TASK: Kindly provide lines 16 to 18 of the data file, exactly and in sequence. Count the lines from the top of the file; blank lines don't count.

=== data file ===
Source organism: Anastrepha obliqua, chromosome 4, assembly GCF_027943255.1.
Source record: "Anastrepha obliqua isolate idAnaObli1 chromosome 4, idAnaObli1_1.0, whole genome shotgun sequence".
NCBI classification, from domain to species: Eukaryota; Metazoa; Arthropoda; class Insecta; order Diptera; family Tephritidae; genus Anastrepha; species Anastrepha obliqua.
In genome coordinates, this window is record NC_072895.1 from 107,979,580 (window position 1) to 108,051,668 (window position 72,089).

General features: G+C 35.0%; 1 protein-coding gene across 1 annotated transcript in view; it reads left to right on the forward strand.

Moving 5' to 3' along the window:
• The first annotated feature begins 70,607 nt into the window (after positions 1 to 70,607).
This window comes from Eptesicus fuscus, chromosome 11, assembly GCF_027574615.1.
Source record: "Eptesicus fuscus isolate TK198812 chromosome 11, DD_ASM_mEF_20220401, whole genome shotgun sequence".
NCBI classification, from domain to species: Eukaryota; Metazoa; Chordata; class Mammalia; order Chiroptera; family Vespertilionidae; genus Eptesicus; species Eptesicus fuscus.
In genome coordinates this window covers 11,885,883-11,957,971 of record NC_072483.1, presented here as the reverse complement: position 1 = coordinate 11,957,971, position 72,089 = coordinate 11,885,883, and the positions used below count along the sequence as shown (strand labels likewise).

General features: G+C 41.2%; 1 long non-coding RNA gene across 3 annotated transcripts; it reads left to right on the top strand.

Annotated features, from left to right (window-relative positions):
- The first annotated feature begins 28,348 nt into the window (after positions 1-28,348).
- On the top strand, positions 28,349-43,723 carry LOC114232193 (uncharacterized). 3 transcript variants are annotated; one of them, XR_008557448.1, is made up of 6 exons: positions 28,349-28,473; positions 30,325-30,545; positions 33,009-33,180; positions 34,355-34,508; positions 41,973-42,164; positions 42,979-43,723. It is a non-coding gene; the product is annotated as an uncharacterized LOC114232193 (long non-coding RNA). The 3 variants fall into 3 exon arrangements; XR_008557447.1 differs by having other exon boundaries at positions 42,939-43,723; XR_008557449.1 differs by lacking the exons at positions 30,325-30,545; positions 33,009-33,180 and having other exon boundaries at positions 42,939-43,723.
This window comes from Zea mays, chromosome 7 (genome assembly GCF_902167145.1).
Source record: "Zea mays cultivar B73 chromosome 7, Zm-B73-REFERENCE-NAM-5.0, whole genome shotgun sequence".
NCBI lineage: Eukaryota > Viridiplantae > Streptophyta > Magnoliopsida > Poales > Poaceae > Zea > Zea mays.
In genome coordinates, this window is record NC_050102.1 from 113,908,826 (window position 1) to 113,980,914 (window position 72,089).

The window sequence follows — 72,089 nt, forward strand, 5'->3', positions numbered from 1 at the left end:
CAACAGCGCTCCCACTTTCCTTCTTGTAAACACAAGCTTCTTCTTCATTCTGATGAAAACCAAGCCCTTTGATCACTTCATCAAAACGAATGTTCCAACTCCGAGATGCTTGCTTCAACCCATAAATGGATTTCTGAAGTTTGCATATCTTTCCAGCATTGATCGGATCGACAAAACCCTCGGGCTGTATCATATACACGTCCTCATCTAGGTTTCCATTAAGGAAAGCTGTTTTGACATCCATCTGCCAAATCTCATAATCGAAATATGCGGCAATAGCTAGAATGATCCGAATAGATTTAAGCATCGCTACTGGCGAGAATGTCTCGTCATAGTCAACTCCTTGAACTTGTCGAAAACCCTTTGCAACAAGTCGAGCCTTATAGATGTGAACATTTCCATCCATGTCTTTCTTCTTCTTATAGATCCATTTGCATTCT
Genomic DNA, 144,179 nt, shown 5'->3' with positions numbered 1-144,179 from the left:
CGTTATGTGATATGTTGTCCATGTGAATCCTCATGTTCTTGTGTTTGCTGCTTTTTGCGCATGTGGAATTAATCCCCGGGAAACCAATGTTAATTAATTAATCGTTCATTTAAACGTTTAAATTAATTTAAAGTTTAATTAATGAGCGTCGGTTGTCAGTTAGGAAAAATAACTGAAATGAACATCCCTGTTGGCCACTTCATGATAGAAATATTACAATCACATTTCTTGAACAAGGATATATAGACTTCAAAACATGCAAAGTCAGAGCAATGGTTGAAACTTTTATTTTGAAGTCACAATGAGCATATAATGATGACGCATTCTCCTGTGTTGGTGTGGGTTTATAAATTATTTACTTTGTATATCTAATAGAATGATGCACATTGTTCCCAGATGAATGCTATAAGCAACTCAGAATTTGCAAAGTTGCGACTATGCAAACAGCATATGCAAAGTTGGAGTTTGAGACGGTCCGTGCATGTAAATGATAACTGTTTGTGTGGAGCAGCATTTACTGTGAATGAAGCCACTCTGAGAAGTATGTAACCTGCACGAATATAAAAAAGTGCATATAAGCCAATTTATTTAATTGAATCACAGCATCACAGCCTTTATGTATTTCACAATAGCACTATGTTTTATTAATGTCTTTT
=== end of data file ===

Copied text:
This window comes from Zea mays, chromosome 7 (genome assembly GCF_902167145.1).
Source record: "Zea mays cultivar B73 chromosome 7, Zm-B73-REFERENCE-NAM-5.0, whole genome shotgun sequence".
NCBI lineage: Eukaryota > Viridiplantae > Streptophyta > Magnoliopsida > Poales > Poaceae > Zea > Zea mays.